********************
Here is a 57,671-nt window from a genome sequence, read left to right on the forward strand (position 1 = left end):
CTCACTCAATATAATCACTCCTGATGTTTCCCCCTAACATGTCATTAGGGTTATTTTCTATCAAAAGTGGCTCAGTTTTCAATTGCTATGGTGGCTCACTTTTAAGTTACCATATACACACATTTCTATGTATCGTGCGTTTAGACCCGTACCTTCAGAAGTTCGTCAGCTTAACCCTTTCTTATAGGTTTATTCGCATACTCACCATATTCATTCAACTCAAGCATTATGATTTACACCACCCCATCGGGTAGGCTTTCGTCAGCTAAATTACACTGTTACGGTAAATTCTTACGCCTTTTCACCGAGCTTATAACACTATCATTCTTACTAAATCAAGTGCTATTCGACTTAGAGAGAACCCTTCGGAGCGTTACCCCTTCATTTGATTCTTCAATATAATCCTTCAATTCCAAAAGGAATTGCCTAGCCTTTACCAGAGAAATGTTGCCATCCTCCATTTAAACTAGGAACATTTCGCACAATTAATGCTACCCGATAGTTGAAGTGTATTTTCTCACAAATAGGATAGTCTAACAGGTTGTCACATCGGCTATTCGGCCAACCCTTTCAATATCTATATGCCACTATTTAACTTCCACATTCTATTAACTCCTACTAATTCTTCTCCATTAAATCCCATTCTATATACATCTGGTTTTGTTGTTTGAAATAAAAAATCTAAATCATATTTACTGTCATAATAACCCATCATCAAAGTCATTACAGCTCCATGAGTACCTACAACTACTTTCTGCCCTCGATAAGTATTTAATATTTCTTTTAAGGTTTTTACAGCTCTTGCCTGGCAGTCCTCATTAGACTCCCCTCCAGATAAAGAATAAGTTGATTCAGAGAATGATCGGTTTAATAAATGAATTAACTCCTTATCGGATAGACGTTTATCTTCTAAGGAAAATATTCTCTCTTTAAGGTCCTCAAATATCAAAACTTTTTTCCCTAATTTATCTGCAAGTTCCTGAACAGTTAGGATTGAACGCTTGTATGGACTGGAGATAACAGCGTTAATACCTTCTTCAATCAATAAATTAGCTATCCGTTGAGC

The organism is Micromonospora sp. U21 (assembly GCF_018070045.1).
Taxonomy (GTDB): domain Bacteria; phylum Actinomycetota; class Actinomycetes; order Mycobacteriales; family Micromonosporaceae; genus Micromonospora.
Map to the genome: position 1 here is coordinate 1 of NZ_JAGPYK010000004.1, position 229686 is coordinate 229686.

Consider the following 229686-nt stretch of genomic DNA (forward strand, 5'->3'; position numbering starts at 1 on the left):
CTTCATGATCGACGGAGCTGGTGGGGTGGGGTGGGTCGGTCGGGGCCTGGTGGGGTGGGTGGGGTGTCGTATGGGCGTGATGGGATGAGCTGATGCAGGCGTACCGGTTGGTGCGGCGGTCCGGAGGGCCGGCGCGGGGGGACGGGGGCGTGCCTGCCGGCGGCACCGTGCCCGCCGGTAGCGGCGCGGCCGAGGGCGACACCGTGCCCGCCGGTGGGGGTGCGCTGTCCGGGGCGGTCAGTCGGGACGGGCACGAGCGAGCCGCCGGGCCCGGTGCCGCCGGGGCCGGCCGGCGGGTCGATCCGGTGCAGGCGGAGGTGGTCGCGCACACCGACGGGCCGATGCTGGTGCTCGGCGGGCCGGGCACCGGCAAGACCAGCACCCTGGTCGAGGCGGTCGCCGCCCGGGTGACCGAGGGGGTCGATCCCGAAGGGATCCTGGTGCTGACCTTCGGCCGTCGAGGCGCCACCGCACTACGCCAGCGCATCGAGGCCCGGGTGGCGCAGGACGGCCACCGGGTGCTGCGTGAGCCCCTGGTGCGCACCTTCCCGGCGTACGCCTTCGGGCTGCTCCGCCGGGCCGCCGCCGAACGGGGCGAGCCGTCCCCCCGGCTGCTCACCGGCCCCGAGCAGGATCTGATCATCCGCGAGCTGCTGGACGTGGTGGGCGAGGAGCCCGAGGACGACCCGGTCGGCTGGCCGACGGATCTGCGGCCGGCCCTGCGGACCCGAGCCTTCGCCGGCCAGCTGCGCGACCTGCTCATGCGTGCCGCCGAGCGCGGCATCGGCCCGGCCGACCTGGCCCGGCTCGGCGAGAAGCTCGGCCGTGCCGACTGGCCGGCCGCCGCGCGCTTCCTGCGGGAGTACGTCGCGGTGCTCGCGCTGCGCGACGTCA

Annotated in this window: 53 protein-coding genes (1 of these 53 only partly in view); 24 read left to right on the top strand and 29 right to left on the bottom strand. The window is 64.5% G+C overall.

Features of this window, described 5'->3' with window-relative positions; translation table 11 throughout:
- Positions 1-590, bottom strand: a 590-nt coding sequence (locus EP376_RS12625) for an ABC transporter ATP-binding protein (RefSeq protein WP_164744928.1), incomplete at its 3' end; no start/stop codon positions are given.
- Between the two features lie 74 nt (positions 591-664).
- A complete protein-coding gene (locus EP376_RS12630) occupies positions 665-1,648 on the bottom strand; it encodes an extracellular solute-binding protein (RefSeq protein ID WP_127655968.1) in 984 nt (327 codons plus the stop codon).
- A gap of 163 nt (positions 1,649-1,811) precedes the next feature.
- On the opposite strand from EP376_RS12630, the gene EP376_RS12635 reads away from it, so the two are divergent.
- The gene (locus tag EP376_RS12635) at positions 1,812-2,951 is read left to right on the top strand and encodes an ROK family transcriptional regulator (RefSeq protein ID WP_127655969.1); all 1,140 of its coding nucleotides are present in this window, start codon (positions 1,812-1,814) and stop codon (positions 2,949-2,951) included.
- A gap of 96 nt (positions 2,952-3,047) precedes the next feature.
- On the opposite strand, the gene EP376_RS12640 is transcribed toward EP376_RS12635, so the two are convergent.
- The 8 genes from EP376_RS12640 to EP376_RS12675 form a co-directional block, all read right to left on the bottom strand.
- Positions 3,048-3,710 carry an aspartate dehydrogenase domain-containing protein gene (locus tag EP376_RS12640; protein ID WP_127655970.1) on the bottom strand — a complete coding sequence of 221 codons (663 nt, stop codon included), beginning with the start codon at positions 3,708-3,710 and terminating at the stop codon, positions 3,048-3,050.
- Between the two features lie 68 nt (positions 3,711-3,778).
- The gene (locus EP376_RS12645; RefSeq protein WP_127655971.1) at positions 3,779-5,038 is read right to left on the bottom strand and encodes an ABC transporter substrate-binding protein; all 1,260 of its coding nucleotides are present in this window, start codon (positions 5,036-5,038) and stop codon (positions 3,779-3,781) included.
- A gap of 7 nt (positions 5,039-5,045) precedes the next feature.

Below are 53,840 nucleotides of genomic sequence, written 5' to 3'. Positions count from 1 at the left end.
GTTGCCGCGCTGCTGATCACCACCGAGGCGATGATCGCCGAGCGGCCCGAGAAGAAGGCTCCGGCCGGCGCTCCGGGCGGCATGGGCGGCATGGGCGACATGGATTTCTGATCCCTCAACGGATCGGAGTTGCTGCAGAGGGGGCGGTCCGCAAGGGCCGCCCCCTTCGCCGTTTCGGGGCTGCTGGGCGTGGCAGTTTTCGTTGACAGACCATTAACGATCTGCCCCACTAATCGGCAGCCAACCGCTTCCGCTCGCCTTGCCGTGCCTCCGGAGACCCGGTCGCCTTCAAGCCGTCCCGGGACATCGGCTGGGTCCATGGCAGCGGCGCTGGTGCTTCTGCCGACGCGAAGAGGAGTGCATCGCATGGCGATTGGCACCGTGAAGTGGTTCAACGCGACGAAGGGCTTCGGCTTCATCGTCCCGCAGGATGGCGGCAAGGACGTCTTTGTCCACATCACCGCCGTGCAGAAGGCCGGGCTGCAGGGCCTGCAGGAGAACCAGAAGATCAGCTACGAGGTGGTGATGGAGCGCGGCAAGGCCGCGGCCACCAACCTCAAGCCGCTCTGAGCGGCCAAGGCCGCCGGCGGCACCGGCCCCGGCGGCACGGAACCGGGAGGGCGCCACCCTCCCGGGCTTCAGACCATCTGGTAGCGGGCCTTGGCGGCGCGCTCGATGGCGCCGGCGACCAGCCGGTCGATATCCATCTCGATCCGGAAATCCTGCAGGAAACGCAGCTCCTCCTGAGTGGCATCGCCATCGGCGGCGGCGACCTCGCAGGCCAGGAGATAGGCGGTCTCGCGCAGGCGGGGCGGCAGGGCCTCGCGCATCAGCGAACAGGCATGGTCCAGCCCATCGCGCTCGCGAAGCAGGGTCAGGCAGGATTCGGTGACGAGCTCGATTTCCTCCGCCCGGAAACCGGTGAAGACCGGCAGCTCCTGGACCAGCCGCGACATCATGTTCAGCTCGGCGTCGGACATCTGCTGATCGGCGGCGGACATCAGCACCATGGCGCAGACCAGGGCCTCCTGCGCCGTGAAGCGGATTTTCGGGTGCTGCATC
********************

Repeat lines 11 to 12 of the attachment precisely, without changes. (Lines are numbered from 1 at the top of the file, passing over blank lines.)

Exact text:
- Between the two features lie 74 nt (positions 591-664).
- A complete protein-coding gene (locus EP376_RS12630) occupies positions 665-1,648 on the bottom strand; it encodes an extracellular solute-binding protein (RefSeq protein ID WP_127655968.1) in 984 nt (327 codons plus the stop codon).